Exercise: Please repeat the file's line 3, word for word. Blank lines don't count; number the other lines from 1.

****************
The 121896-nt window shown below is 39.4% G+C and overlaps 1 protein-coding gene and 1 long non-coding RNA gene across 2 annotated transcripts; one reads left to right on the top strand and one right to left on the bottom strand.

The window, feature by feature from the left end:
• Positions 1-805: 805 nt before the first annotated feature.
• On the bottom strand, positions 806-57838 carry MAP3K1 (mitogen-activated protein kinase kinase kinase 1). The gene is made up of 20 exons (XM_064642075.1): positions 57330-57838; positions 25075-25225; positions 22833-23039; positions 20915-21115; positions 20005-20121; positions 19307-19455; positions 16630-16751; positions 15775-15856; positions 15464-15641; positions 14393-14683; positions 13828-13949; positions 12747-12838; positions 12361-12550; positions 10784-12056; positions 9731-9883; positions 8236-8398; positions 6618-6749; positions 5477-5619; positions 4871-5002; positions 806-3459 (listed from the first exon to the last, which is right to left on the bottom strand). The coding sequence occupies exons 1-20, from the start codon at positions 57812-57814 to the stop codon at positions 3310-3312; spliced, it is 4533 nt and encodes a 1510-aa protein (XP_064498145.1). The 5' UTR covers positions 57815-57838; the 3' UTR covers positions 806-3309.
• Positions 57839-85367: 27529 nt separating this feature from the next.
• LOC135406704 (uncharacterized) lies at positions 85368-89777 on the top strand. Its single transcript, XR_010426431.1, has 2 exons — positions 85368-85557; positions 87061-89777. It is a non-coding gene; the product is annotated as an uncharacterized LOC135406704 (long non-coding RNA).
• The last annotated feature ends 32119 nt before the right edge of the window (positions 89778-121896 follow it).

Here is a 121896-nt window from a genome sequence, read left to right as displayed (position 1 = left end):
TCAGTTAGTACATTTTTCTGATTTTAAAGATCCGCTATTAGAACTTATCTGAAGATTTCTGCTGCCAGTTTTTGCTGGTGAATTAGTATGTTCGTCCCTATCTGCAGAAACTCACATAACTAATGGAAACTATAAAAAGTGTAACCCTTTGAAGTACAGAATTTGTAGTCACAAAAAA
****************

• Positions 1-805: 805 nt before the first annotated feature.